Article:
But your snide questioner is not through with you yet. Willing to justify himself, he will now fine-tune his question.

"Okay, then," she/he will say, "Does a gay Christian with an active gay sex life, go to heaven?" The main thing in this questioner's mind is to get you to say something he/she considers cruel, stupid and narrow-minded.

At this time, you might go on the offensive and simply respond: "My, you've got heaven on the mind! Or do you happen to have both an Islamic friend who wants to go to heaven and a gay Christian friend who wants to go to heaven? Are you really interested in heaven or are you just trying to trip me up?" A response like this will put your questioner in his place. And you are free to go on with your life. But if you're the argumentative type, again which I am not, you might answer, "You don't know the Scriptures and your question shows it. You're dealing with second-hand information that you've gained from the media and the culture at large."

But if you decide to row this particular hard row of questioning. You will have to explain the following.

First we must ask ourselves who it is tht Jesus has really saved. There are three schools of thought about the power of Jesus' salvation. The first is that A) only those who call upon Him will be saved. The second is b) that Jesus is reconciling the world to God now by saving people call on Him but don't know that they are calling on Him. (The theory being that whenever they call on God's mercy, they are calling on the Jesus aspect of God) The third branch believe that Jesus changed death forever for everyone, that Jesus --as St Paul says-- "is the savoiur of all men especially of those who believe."

Then we must ask what Eternal Life means. The Christian idea of eternal life falls into two basic interpretive camps: Either the only people left in the universe and on earth will be (A) only Christians in heaven or (B) Christians in heaven, forever in glory and bad people in hell forever tormented. So either the world is free from all evil, death and hell tossed into the lake of fire. Or people will be tormented forever and ever. All this depends on what you understand "eternity" and "forever" to be.

But it may come as a surprise to most Christians that these were not always the only viewpoints. There was another idea of heaven, seen especially in the early Christians. This is the category of the nominally saved who were not particularly interested in God, but who trusted Jesus to save them. Polycarp, a disciple of John writes about this... As does Dante who shows that this idea of differing kinds of heaven has been in Christianity a while. Some people might say that Dante was really talking about "rewards" after life, not heaven. The skin of the teeth salvation in which an utterly bad person gets saved simply because he believes in Christ, for instance. Those who were sinful even though they believed in him will still be saved, but as Saint Paul says "as from fire." Christ came to save and I suspect in His graciousness more people are saved than we know. They get saved from death and hell, but do they actually get to go into heaven? Why does Jesus speak of people outside crying when they see God's people inside heaven and the gates closed against them? (Gates which by the way are never closed in actuality but which somehow forbid the wrong person from entering.)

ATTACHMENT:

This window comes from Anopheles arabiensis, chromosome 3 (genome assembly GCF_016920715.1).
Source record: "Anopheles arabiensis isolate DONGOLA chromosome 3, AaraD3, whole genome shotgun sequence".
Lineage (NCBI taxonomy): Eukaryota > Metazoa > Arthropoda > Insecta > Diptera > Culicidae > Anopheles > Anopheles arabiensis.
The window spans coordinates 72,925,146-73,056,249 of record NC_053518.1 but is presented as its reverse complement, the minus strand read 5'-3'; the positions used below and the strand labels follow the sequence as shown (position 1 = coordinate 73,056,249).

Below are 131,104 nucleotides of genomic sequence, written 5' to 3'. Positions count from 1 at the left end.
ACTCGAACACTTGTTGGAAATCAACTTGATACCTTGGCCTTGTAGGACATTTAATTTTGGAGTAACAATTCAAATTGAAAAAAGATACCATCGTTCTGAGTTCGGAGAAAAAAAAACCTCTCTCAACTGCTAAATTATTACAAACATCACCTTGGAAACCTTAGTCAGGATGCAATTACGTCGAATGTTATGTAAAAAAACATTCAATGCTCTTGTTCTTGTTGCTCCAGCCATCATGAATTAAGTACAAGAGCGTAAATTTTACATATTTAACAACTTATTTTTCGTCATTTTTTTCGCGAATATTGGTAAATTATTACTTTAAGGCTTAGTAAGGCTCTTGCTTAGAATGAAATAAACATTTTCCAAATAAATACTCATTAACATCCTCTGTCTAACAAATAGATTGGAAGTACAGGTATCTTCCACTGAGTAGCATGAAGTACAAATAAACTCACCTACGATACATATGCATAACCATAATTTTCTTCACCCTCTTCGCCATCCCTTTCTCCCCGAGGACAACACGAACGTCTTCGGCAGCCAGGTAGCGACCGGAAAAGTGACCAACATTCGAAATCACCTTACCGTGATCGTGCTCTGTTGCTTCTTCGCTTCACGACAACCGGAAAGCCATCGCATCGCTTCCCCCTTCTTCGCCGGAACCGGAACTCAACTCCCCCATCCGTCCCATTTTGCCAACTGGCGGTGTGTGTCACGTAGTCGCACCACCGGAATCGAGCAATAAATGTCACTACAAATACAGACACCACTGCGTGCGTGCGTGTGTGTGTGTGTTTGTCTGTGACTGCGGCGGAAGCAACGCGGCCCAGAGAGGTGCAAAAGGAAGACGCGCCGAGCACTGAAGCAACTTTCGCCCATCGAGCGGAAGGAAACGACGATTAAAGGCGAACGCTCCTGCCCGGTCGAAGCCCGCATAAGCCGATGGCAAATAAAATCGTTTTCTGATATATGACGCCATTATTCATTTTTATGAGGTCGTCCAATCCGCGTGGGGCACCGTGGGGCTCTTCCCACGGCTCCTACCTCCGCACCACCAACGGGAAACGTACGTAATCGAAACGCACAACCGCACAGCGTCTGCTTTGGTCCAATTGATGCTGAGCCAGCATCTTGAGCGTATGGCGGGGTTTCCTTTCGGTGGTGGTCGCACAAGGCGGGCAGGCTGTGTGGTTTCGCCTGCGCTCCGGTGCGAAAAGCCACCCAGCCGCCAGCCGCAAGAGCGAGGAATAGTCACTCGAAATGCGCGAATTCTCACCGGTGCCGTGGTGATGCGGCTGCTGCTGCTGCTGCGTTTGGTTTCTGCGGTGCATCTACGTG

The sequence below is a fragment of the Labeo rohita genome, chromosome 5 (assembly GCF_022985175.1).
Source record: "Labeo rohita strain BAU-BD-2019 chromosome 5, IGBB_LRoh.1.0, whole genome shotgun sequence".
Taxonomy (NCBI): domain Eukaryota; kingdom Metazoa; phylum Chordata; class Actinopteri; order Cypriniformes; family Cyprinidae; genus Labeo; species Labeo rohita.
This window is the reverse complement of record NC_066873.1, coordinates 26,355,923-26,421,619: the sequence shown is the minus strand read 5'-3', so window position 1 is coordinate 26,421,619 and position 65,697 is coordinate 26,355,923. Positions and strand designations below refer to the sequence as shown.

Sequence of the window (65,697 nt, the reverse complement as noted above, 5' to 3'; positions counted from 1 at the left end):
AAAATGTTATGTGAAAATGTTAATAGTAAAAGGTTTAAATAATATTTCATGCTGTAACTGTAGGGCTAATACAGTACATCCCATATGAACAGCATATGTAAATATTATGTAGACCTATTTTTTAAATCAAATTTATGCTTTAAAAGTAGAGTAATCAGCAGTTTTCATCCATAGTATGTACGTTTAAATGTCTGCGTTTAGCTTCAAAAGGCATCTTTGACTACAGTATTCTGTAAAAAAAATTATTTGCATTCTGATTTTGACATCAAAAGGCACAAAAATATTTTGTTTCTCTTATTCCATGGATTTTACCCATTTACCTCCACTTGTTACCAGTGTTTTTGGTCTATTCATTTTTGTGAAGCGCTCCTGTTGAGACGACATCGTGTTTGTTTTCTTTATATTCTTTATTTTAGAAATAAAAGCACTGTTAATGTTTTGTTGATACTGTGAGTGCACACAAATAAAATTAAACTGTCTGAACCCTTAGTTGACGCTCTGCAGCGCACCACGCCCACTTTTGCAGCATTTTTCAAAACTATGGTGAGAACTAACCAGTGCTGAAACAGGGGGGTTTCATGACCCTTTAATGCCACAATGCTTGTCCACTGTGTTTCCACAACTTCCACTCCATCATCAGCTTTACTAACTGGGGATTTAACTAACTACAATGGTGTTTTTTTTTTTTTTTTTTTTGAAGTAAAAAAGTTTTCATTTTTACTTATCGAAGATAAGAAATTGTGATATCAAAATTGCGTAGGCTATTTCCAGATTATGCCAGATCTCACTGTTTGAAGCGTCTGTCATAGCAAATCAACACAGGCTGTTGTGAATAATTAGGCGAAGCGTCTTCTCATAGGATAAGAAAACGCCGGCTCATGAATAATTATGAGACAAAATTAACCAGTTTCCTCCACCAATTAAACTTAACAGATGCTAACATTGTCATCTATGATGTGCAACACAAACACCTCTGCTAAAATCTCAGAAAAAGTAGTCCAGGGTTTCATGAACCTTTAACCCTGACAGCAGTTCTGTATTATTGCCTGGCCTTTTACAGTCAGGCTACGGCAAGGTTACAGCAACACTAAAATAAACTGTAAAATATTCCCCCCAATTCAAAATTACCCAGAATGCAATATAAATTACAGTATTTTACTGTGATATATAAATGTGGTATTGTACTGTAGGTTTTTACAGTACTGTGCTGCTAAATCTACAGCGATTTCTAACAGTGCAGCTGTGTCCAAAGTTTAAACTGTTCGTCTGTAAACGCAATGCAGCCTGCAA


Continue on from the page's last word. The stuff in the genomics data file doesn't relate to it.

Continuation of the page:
Paul begs us to receive a full reward. What does that full reward imply? We know it is better than mere immortality, saved as by fire, Paul says...the skin of one's teeth. And what about Jesus' phrase, "No one comes to the father but by me." This is the clue. Jesus is the door to the father. Does this mean that some of us will be saved, possibly make it to heaven and yet never be able to come to the father? Is the sight of the father the ultimate reward?

Consider Ezekiel's depiction of the palace of the prince. He mentions several people who will serve the prince but who will "forever" never see His face because of their transgressions.

As for heaven and New Jerusalem, we are told in Revelations 21:27 that nothing that defiles can enter the city. In Rev 22:14, 15 we are told that those people are bvlessed who have a right to enter through the gates of the city and who can touch the tree of life. We are told that outside are liars (the Church in Ephesus had searched them out), idolators (He told the Church in Thyatira to stop Jezebel and her idolatry.), the sexually immoral (He told the church in Pergamos to stop compromising with immorality), cowards (He told the church in Smyrna not to fear). And we are told that these folks will either be blotted out of the book of life, be forbidden to touch the tree of life, and be cast in the lake of fire, the second death. But then there is the Churches of Sardis, Laodicea and Philadelphia. The Church of Philadelphia is perfect. But the Sardis Church –the church who will be surprised by Him as a thief in the night-- is told to strengthen those things that are ready to die. And the Church of Laodicea is told to be less lukewarm? Could it be that the folks outside the gate are the lukewarm non-committal believers typified by the churches in Sardis and Laodicea? Saved from fire, death and hell, their names in the book of life, but somehow not given a full reward? Some people might say, "But Jesus will perfect us." True, if we let Him. But in these letters to the churches, Jesus certainly puts the onus on the people in the churches. So we have to do the first works and revive the dead works.